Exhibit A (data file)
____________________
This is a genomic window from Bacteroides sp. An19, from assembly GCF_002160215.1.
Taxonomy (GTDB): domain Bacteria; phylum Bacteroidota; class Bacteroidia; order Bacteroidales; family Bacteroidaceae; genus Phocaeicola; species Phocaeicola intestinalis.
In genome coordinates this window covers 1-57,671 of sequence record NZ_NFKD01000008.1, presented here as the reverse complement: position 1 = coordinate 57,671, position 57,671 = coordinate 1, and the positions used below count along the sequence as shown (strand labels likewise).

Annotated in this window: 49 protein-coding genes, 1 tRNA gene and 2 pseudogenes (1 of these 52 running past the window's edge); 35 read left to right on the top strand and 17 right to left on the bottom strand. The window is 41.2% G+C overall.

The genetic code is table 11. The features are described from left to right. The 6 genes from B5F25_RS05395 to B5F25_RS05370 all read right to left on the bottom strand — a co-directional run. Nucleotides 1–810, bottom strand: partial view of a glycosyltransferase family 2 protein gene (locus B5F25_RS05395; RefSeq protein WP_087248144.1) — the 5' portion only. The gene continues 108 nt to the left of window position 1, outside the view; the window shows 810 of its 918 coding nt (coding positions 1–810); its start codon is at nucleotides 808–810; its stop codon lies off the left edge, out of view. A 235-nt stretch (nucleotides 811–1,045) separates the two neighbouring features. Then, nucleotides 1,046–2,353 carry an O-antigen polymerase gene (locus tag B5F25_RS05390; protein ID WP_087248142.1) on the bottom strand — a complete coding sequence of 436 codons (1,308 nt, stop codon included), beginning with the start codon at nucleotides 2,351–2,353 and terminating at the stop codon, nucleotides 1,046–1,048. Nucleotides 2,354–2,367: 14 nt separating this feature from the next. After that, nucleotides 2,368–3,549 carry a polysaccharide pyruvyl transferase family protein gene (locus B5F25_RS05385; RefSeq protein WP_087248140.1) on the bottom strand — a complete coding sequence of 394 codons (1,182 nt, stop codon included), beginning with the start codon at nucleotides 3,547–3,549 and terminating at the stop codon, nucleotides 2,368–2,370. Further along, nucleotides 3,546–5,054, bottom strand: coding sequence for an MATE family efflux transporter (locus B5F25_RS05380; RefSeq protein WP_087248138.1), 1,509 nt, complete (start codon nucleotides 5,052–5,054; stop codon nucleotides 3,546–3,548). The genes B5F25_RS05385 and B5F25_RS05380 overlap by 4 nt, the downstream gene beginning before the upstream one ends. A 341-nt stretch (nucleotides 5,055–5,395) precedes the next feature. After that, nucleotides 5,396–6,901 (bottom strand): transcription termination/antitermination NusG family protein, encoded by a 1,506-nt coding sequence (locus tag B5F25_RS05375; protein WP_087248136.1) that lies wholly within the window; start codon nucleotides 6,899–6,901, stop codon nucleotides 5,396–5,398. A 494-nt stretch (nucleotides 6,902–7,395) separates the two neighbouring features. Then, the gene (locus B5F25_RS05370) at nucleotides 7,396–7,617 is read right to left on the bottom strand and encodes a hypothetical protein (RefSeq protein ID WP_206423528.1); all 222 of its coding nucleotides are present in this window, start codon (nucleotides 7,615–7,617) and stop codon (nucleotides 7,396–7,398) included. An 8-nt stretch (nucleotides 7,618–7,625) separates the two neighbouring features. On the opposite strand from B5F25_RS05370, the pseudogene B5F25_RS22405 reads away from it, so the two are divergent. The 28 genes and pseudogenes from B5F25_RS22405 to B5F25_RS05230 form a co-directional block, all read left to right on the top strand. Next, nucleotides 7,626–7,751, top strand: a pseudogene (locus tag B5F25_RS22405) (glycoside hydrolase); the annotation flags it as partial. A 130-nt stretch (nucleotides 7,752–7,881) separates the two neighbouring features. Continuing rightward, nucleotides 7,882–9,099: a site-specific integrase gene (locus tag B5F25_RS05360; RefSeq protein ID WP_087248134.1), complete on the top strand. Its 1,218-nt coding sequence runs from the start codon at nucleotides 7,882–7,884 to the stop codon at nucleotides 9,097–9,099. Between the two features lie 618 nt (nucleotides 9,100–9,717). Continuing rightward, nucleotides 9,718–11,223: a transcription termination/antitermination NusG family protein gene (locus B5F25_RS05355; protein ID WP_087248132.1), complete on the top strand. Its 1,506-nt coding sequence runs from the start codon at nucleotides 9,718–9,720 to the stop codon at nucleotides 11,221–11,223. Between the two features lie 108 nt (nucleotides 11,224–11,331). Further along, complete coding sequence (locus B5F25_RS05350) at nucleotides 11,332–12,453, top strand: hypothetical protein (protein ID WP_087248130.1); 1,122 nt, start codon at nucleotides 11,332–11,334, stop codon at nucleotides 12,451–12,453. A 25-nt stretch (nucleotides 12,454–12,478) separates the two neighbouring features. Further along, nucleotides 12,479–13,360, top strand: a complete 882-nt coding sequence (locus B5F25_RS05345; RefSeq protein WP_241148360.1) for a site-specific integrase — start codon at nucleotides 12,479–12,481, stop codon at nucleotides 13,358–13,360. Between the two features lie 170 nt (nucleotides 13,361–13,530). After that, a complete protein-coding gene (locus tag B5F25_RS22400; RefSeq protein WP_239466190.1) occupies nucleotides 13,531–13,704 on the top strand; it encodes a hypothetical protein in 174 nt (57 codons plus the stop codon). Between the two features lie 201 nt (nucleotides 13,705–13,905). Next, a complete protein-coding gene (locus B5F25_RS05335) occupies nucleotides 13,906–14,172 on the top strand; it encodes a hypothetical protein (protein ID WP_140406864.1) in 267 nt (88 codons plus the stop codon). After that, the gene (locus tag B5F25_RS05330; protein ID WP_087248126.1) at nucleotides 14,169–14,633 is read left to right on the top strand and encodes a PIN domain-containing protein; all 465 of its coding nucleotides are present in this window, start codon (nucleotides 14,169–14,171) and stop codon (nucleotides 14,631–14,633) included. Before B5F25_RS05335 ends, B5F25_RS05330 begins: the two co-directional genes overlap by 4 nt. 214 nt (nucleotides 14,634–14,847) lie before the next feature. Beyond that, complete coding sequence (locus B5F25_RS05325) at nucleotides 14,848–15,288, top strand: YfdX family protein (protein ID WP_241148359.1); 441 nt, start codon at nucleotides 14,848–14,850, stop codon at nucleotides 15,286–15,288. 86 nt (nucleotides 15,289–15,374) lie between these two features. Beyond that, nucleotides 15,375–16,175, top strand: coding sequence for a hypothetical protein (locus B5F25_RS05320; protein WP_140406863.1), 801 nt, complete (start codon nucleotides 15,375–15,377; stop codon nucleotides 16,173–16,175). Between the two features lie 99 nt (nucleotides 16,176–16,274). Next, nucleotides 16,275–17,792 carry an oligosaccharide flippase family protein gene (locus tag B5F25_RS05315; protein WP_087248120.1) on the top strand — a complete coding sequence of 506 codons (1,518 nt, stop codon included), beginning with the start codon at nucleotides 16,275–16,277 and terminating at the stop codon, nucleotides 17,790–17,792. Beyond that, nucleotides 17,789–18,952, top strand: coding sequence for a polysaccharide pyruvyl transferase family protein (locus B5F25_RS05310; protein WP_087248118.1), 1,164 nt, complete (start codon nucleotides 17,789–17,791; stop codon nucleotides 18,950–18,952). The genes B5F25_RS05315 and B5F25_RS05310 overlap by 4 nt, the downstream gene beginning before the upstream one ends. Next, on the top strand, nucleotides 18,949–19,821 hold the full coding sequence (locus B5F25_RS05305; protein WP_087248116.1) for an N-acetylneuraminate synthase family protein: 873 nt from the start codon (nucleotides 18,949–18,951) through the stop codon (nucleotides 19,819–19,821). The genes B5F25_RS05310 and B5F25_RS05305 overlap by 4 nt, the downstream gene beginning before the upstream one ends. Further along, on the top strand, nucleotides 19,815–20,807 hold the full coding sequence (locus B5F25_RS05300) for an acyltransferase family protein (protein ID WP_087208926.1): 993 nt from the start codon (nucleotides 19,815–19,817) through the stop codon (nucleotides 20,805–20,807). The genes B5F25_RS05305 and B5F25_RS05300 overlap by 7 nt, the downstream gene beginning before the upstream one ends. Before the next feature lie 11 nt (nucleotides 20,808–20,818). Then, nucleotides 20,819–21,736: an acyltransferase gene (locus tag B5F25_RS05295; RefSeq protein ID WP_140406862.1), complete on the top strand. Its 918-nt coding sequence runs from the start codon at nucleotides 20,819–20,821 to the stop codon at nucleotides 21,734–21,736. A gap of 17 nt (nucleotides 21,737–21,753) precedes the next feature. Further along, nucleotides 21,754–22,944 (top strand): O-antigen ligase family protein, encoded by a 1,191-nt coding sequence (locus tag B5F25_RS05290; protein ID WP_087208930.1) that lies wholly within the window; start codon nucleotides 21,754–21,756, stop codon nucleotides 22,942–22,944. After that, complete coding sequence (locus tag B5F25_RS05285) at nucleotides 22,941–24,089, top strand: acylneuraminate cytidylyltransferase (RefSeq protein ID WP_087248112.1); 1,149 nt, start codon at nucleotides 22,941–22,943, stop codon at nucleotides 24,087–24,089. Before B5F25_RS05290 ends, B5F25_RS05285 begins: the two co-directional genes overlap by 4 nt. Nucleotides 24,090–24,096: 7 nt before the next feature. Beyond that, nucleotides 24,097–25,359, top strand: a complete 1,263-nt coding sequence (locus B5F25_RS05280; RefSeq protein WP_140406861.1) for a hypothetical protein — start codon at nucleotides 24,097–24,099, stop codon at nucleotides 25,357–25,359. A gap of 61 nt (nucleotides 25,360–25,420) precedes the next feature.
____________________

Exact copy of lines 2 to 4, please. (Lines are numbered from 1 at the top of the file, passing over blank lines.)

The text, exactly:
Taxonomy (GTDB): domain Bacteria; phylum Bacteroidota; class Bacteroidia; order Bacteroidales; family Bacteroidaceae; genus Phocaeicola; species Phocaeicola intestinalis.
In genome coordinates this window covers 1-57,671 of sequence record NZ_NFKD01000008.1, presented here as the reverse complement: position 1 = coordinate 57,671, position 57,671 = coordinate 1, and the positions used below count along the sequence as shown (strand labels likewise).

Annotated in this window: 49 protein-coding genes, 1 tRNA gene and 2 pseudogenes (1 of these 52 running past the window's edge); 35 read left to right on the top strand and 17 right to left on the bottom strand. The window is 41.2% G+C overall.